“If you crashed – then it was unsuitable.” 

“Yes – but you tried to takeoff from a runway that was unsuitable – and it’s the pilot’s responsibility to make sure that the runway is suitable. The insurance contract specifically says that – have a look at page 10 – Clause 5 of the policy document.” 

“But I told you – I paced out the runway to check it for length and holes!” 

“Sure, but at the end of the day the only test an insurance company has as to whether a runway is suitable is if you crash – or not. If you didn’t crash it was suitable. If you crashed – then it was unsuitable.” 

“But it was suitable! – I took off fine, and only crashed after takeoff because I was holding it down in ground effect.” 

“Mmmmn maybe I can argue that point – but in the meanwhile you have another problem – your plane’s Authority To Fly had expired.” 

I sent all the docs to the CAA – and the new ATF was in the post! 

“Oh come on!” It only expired the week before. I had sent all the docs to the CAA – and the new one was in the post! You know what the CAA has been like under Covid – it’s taking weeks or even months to get basic documents back!” 

“Maybe – but not actually having the ATF meant that your plane was by definition not airworthy. And insurance will only cover you if your plane is airworthy.” 

“But it was in perfect flying condition! All the maintenance was done and up to date. I have it all stamped in the logbooks! I don’t need a piece of paper from the CAA to tell me that!” 

“I understand – and will argue with the underwriter that not having the ATF certificate was not the ‘proximate cause’ of the crash. Listen, I have a great relationship with the insurer and I place a lot of business with them. Give me a day or two and I will chat to the underwriter and hopefully have some good news.” 

Before the broker called the insurance underwriter, he phoned three aircraft accident assessors and told them the circumstances of the crash. All were sympathetic but reckoned that they would not approve the claim for payment, even though it was a relatively small claim, as the taildragger was only insured for R500,000.  

Undeterred, the broker set up a meeting with the insurance underwriter. At first the underwriter flatly refused to pay.  But the broker was persuasive. He argued that the accident had happened after the plane was airborne so the field must have been suitable. He also pointed out that not having a valid ATF did not cause the accident. Finally, he pointed out that the plane was owned by a company with just the two pilots as owners, and the owner who wasn’t flying should not be prejudiced by the actions of his partner – so the insurer should at least pay half the claim. 

Reluctantly the insurer agreed to pay half, being R250,000 less the R20,000 excess. The broker pushed some more and got the insurer to agree to waive the excess and increase the payment to R300,000 and for good measure throw in the wreck – which probably had a scrap value of at least R50,000. So now the pay-out was worth R350,000.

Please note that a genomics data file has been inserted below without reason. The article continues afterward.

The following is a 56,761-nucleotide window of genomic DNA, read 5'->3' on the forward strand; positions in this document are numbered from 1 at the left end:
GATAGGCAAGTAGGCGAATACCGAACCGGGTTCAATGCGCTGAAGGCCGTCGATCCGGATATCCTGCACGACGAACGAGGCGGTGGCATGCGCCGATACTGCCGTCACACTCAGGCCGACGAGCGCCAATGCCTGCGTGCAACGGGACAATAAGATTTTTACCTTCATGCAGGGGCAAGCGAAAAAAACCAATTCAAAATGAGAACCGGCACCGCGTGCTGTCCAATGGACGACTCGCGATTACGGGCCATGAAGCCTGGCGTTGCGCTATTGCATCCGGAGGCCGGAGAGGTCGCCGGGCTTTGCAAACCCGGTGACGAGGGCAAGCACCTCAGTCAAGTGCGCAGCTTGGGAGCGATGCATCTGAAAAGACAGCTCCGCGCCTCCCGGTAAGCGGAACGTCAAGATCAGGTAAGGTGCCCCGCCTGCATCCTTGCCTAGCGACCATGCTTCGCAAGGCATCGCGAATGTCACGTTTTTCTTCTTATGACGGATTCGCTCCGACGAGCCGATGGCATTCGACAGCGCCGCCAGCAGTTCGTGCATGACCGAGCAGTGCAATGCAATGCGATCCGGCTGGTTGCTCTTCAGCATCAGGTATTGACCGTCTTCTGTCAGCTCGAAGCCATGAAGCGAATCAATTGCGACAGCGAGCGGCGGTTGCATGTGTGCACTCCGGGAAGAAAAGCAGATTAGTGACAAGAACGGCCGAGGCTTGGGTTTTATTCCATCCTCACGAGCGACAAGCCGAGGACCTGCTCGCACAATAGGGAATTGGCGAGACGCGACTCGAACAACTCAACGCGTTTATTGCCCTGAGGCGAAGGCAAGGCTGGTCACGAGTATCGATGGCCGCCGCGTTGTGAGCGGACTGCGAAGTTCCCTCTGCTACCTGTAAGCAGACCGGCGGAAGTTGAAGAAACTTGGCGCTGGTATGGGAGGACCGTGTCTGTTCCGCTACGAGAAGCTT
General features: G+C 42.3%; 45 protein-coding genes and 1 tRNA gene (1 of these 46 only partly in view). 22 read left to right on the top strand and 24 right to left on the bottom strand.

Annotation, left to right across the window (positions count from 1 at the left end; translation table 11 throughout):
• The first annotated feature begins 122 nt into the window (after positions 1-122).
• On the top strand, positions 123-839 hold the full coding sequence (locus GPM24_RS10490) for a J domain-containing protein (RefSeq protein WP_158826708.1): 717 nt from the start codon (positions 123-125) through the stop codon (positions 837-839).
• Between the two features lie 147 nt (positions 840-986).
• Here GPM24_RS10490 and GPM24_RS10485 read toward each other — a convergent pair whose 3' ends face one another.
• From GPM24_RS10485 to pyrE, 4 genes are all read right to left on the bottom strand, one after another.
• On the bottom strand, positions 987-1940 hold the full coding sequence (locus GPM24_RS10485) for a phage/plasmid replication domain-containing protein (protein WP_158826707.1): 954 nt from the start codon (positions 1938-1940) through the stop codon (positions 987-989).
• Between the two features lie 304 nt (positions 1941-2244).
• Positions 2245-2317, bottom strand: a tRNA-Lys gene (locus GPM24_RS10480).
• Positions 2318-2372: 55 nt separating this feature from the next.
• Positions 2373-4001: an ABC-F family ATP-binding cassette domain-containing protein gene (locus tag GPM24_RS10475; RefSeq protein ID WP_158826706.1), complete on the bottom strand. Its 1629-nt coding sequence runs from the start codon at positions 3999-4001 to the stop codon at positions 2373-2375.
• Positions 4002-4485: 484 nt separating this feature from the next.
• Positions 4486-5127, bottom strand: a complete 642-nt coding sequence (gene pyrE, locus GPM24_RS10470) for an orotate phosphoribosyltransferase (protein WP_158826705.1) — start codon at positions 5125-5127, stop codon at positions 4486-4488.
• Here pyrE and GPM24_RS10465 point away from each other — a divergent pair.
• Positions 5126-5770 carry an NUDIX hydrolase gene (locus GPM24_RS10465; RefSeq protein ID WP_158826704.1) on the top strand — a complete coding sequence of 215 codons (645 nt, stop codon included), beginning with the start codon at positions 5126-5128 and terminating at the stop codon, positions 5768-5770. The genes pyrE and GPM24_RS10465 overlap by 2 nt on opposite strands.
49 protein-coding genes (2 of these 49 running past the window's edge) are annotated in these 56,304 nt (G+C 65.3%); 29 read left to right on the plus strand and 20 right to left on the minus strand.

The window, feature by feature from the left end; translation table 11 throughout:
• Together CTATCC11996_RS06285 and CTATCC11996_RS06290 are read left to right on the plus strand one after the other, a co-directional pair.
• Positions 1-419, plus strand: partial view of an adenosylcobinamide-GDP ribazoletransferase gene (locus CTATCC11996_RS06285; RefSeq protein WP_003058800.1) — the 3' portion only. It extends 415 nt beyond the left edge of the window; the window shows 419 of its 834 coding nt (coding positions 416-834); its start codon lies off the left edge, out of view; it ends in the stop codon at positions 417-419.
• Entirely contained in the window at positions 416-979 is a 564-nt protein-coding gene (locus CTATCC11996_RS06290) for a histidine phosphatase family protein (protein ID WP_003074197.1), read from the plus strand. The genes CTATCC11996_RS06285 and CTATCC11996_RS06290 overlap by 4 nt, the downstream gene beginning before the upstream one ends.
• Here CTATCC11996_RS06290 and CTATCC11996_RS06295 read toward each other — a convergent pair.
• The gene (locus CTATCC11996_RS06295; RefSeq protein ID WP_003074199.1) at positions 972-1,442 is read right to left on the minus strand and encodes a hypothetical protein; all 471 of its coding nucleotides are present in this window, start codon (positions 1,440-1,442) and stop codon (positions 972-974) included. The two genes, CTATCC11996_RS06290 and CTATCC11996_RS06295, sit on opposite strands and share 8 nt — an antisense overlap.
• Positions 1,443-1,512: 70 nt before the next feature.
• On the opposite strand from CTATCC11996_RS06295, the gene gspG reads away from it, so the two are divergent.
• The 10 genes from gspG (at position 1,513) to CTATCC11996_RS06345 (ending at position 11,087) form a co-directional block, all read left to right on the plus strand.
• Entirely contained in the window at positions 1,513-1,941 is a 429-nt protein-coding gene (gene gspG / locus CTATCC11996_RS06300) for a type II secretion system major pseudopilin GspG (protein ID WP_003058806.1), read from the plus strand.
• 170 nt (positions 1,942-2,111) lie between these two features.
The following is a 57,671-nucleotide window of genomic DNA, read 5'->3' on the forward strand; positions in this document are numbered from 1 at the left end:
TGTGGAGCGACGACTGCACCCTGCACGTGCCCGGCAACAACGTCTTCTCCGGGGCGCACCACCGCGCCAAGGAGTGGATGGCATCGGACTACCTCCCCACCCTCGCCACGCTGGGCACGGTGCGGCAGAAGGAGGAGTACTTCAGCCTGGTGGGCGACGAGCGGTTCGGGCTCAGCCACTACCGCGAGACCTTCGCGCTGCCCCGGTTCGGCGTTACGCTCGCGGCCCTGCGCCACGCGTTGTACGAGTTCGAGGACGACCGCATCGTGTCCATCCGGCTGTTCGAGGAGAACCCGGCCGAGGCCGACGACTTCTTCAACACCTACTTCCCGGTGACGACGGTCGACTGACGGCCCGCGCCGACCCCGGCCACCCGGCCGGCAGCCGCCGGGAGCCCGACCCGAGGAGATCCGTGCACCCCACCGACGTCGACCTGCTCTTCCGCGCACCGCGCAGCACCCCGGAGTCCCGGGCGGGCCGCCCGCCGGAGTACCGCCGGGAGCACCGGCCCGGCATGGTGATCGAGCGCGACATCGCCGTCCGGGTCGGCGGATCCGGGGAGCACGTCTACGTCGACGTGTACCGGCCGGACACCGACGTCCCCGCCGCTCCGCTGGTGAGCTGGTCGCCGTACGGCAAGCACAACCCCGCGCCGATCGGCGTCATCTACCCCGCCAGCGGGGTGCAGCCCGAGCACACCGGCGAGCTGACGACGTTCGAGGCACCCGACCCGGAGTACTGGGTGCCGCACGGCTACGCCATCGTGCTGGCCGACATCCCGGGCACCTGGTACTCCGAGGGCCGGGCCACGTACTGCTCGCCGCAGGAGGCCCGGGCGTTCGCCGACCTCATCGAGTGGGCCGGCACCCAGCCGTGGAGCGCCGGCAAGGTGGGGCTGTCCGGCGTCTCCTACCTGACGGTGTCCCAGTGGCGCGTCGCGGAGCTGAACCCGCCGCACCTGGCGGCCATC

He called the pilot and told him the good news.  

“That’s not good enough!  We were paying you for a R500,000 plane, so I need the full claim paid!” 

The broker tried to make his client see reason, but it was not to be. The irate client took matters into his own hand by pitching up at the underwriter’s office – without an appointment. Barging into the underwriter’s office and closing the door behind him said, “We are going to sort this thing out between us – before I leave.”  

The underwriter calmed him down and told him that he would have to check with his re-insurer. What he didn’t tell the client was that the reinsurers measure each underwriters loss ratio, and will not re-insure an underwriter who pays unjustified claims. 

When the client had left the underwriter got the broker on the phone; “Your client stormed into my office and gave me a hard time. So I’ve changed my mind – I’m withdrawing my offer of R300,000. I am not going to pay a cent.” 

When the broker told the client, the response was predictable. He threatened all sorts of dire consequences – including litigation. The broker assured him that he had every right to sue the underwriter – but that he had serious doubts he would succeed.  

Reluctantly too, the broker told the client that he was going to have a real problem renewing the cover on his other – more expensive plane when it came due. It was the same underwriter, and he would understandably be reluctant to take on a troublesome client. And the client would have to disclose that he had had a claim repudiated, and that would deter most, if not all, of the other reputable brokers. The broker went so far as to recommend that the client approach another specialist insurer, as they were the only ones that would take on the other plane. 

This naturally made the client even more angry – as it was not even his fault that his plane had been wrecked – but his partner’s fault. He said that if he had done a wheels-up in his other plane the insurance company would have paid because it was an honest mistake – so why not this claim? 

At time of writing the client is still looking for a hard charging lawyer to fight this battle. 

Meanwhile some hard lessons about the actual coverage of insurance are doubtless being learned.